Buyer Beware: What Are the Property’s Restrictive Conditions?

Many buyers have purchased their dream home, only to realise that the plans they had to add another story, or to sub-divide the property can’t be realised because of restrictive conditions they weren’t aware of. 

“The majority of buyers ask questions about the condition of the plumbing, the maintenance conducted and so forth, but completely forget, or don’t know to ask about the restrictive conditions attached to the property”, explains Bruce Swain, “It can not only cause frustration, but could lead to legal and financial ramifications if the new owners make structural changes that are not in compliance with the restrictions listed”. 

What are restrictive property conditions? 

Essentially restrictive conditions, listed in the property’s registered Title Deed, limit owners’ use of the property in some way – in order to protect the amenity and character of an area. Common restrictive conditions include: 

·         That the property can’t be subdivided

·         That there is a set height limit, i.e. the building may not be more than two storeys tall for example

·         Buildings in residential areas may not be used for business purposes

·         That only a certain percentage of the erf may be covered

·         In the case of heritage properties or areas only certain colours may be used on exterior walls and/or only certain kinds of fences and boundary walls may be erected

“Title deeds are normally retained by the mortagee so buyers often never see it. However, they are within their rights to obtain a copy of the Title Deed from the Deeds Office or from the bank or financial institution that holds the bond”, explains Swain.
Can the restrictive conditions be amended? 
It is possible to get restrictive property conditions lifted or amended – be prepared for a fairly complex, legal procedure. “Even if the proposed developments/alterations don’t require rezoning or the complete removal of the restrictive conditions, it’s still necessary to obtain the local Council’s permission (a Consent Application will need to be completed) and I’d advise buyers / new owners to get a professional’s guidance to ensure the process is technically and legally correctly completed”, says Swain. 
There is a cost attached to the application. Below are the costs levied by the City of Johanesburg, these may vary from province to province – the exact fees can be obtained from the local Council: 

Relaxation of Building Line




Second Dwelling



R425-00 plus 
R17-00 per portion over 5

Division of Land

R3 217-00




R3 757-00


R3 757-00

Site Development Plan


Removal of Restrictions


Simultaneous Rezoning and
Removal of Restrictive Conditions

R2 000-00

“Information remains a buyer’s greatest resource; while it’s possible to get restrictive conditions repealed or altered it’s a time consuming, complex process, it would still save buyers a lot of trouble down the line by simply finding out what restrictive conditions pertain to a property before purchasing”, advises Swain. 

  Comment on this Article

  Please login to post comments

Post to my facebook wall
Characters remaining

    Latest Property News
    • 20 Apr 2018
      Whenever changes in the political ecosystem of a traditional property market create uncertainty, smart investors begin to look elsewhere for new opportunities. Property experts at IP Global have analysed the trends and crunched the numbers to find new markets to explore in Europe and the United States.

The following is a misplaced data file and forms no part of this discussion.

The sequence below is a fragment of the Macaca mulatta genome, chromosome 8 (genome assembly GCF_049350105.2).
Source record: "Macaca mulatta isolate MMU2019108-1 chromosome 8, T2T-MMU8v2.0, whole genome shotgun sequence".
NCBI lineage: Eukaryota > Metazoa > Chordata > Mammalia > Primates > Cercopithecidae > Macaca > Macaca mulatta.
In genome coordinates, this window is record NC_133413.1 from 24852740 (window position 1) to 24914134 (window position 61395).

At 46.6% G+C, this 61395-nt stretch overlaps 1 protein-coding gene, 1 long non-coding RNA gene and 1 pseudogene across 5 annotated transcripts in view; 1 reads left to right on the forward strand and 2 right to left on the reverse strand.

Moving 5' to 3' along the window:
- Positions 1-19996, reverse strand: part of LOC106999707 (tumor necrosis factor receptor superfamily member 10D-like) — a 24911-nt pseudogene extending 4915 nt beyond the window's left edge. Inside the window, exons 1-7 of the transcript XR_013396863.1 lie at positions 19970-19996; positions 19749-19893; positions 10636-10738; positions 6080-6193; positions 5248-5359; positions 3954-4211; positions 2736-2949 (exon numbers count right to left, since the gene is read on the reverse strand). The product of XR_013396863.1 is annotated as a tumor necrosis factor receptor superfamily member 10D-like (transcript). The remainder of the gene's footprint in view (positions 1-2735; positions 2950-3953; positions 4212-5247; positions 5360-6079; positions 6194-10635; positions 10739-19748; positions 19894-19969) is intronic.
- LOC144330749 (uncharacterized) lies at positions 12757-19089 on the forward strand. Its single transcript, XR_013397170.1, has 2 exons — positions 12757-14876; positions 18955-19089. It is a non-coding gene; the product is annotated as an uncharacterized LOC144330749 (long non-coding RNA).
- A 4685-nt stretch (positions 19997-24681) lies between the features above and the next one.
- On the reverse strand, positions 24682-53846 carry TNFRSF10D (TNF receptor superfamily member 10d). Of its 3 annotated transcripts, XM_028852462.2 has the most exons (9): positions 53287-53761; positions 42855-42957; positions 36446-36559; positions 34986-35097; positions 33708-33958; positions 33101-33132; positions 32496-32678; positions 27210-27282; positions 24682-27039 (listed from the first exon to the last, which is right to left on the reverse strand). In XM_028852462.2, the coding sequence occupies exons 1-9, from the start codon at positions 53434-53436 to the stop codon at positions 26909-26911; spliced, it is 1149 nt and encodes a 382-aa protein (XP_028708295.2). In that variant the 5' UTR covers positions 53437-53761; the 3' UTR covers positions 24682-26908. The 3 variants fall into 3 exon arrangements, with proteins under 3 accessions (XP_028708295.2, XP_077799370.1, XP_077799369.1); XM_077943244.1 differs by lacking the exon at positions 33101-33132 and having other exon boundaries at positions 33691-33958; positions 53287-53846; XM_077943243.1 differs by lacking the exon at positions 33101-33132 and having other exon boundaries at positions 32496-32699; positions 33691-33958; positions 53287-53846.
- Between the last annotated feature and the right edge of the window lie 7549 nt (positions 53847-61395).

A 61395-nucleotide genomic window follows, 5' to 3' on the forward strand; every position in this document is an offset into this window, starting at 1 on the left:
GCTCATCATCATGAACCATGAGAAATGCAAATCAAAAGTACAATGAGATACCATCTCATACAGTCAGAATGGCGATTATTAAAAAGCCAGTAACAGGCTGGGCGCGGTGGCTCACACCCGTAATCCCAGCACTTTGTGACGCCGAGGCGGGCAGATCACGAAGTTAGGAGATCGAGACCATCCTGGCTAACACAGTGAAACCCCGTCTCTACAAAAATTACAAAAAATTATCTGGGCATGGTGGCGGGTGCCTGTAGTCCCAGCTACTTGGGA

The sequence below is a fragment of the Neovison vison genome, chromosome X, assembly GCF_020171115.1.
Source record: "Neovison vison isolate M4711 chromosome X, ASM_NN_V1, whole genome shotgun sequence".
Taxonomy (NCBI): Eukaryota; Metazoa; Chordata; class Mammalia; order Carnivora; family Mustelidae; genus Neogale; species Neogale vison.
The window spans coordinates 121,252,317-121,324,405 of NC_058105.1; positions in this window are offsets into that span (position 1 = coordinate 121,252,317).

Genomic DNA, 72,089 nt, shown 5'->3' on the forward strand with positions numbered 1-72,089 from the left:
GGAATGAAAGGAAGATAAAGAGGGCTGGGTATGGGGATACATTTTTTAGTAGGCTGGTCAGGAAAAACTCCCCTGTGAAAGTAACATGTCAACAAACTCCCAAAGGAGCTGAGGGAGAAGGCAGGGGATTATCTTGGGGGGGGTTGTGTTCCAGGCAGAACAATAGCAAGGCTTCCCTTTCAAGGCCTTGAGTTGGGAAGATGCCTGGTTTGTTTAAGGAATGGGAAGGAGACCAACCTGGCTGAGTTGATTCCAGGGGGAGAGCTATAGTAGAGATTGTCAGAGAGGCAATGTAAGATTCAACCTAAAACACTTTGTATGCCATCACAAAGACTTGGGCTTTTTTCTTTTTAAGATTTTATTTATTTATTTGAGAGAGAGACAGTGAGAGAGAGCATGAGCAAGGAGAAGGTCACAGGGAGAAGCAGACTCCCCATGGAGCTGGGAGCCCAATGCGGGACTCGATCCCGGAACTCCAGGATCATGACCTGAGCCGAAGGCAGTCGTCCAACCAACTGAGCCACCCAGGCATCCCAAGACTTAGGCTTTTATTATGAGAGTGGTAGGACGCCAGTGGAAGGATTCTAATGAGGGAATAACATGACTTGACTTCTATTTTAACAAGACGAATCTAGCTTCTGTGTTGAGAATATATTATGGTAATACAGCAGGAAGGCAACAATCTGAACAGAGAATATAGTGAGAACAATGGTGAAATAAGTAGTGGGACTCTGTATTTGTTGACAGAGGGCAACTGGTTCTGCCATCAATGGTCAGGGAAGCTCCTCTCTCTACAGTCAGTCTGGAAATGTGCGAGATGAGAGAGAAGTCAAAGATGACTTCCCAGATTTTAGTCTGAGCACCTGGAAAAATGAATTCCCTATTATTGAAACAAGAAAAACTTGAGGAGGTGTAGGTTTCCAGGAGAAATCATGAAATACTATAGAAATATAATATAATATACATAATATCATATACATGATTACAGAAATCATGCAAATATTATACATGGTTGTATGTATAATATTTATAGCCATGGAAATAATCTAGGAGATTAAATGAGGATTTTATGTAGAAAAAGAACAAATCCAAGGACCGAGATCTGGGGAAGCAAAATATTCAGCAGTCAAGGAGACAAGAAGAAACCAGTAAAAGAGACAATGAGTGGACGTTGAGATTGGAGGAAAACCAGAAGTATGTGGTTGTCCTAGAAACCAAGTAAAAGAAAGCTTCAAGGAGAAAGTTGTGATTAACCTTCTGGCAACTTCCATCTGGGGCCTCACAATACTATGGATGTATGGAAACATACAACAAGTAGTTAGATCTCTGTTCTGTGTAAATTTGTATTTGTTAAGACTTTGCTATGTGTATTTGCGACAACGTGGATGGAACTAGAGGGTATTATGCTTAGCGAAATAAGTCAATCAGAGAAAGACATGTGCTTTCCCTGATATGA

• 20 Apr 2018
      Energy and water self-sufficiency are increasingly important factors in home buyers’ choice of property – especially in Cape Town where the extreme drought of the past few years has made municipal supply costly as well as uncertain.
    • 19 Apr 2018
      During the last decade, rampant development has progressively transformed Cape Town’s property landscape with densification being the order of the day, but there are still one or two hidden gems like Scarborough which have retained their original character, offering an inimitable lifestyle and an attractive investment opportunity.
    • 19 Apr 2018
      The rental market is a cut-throat sector of the real estate market that waits for nobody. According to Adrian Goslett, Regional Director and CEO of RE/MAX of Southern Africa, first-time renters need to be fully prepared before they even start the process of looking for a place to rent in order to avoid the disappointment of losing out on their ideal property.
    • 19 Apr 2018
      Choosing to buy your first home instead of continuing to rent is a big decision that will usually take some time to put into action, but the sooner you can save up a sizeable deposit, the closer you will be to reaching your goal.
    • 18 Apr 2018
      Selling your home is no small task and as you will quickly find out, there are a lot of misconceptions about the process. Gerhard van der Linde, Seeff's MD in Pretoria East lists the top 5 misconceptions when you are selling your home.
    • 18 Apr 2018
      The Cape Town municipality is now installing water-management devices at properties that have been non-compliant with the new level 5 water restrictions and there are talks of fines between R5,000 and R10,000 for households that use too much water.
    • 17 Apr 2018
      The recent interest rate cut has stoked the coals in the first-time buyer’s market. At least for the next two months until the next interest rate announcement, homeowners are guaranteed lower monthly instalments than in the previous quarter. But, is it wise to take out a 100% bond just to enter the property market while interest rates are low?
    Subscribe to the MyProperty Newsletter

    Last Name  
    Email Address  
    Email Frequency
    Share this Page

    For Sale Property
    Rental Property
    More Options
    Connect with us